Clean Budget News & Resources FY 2019
This resource bank contains FY 2019 budget cycle news articles, op-eds, editorials, blogs, letters to the editor, press releases, fact sheets, sign-on letters and other resources related to rescissions and riders. Please use the controls below to search, sort, filter and share.
An emerging proposal by the White House and some House conservatives to potentially claw back billions of dollars in new federal agency spending is facing resistance within Republican ranks. Several GOP senators signaled deep skepticism about the cuts, saying the move would in effect scrap a hard-won budget deal and doom the prospect of any future bipartisan spending agreements.
In a resounding rebuke of President Trump’s budget, members of Congress from both sides of the aisle came together last month to pass an omnibus spending bill that funds core programs that protect the health and wellbeing of families across the country. So as Congress gets back to work on budget and appropriations issues, we again encourage our representatives to reject any effort that harms the health of our kids and future generations by slashing investments or sneaking in poison pill policy riders. That’s the surest path to passing a 2019 spending bill and showing constituents that Congress can tackle its most basic governing responsibilities.
House Democratic Whip Steny Hoyer said on Tuesday morning that recent efforts on the part of the White House and Republican lawmakers to retroactively cut already-authorized spending would undermine future bipartisan negotiations.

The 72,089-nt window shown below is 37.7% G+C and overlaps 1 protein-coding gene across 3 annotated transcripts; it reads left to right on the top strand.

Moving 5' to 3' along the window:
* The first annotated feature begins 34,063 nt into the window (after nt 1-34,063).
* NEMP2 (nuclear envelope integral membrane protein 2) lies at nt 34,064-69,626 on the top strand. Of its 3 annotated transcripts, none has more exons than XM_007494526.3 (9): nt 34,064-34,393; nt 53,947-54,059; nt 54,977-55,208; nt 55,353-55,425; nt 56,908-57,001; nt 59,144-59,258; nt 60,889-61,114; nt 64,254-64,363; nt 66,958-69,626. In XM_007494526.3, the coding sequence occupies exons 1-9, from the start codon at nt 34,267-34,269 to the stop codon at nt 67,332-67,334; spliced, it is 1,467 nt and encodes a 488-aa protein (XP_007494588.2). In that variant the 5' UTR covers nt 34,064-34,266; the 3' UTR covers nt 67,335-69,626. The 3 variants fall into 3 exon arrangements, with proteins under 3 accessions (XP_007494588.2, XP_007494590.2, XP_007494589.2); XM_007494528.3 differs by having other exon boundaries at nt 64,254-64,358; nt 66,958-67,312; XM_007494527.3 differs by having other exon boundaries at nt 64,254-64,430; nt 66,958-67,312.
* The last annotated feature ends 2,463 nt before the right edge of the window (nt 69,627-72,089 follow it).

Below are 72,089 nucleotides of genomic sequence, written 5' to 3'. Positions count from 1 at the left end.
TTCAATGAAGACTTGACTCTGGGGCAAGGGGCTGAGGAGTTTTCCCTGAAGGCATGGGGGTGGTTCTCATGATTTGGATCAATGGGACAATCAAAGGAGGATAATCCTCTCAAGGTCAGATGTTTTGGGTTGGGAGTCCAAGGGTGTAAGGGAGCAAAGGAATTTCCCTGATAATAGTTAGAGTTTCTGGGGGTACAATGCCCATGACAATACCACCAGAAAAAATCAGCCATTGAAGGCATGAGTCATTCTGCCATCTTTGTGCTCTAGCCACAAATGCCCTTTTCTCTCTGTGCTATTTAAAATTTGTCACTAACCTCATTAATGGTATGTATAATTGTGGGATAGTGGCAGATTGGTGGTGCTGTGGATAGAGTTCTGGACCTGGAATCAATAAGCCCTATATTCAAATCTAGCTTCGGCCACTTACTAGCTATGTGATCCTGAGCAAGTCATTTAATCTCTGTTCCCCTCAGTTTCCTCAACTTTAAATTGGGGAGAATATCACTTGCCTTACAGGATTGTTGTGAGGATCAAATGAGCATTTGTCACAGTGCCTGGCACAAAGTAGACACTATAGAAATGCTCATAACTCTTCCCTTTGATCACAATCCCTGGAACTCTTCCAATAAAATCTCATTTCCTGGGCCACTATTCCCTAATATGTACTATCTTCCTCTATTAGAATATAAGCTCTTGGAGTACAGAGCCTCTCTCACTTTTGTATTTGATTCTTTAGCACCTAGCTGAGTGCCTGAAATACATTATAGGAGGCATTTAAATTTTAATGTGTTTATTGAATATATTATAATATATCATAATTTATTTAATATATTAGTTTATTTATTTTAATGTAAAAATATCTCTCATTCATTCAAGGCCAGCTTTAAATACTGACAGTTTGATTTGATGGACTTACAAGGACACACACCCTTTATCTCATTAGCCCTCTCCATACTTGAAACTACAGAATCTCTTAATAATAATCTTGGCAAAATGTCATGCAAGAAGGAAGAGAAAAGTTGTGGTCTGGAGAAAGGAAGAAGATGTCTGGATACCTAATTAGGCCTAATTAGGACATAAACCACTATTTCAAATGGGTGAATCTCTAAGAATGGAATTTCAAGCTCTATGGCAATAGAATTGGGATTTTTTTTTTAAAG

Senate Majority Leader Mitch McConnell said Tuesday he opposes a White House attempt to cancel billions of dollars in federal spending from last month’s 2018 appropriations bill.
Senate Majority Leader Mitch McConnell (R-Ky.) on Tuesday shot down President Trump’s call for Congress to pass a rescissions package that would cut nondefense spending included in the $1.3 trillion omnibus spending package passed in March.
Two Republican “cardinals” — powerful lawmakers who chair Senate Appropriations subcommittees — said Monday that they were perplexed by the talk of a rescission bill just weeks after the passage of the $1.3 trillion omnibus.
Trump’s trying to placate conservatives upset with the spending bill. But rescission is probably not going to happen, because there’s no way it could get through the Senate. Predictably, Republican appropriators, who crafted the omnibus through tough negotiations stretching back to last summer, are not real happy about the idea of their handiwork being unraveled so quickly.
Senate Republicans on Monday threw cold water on a forthcoming proposal from the White House that will ask Congress to cut previously enacted spending, including from the $1.3 trillion spending bill that President Donald Trump signed last month. Republican lawmakers are concerned about how moving forward with a “rescissions” package would affect future bipartisan negotiations over spending bills. If Republicans go back on the promises they made to their Democratic colleagues while negotiating the fiscal 2018 spending law, that could erode trust between the parties and make negotiating the fiscal 2019 spending bills more difficult.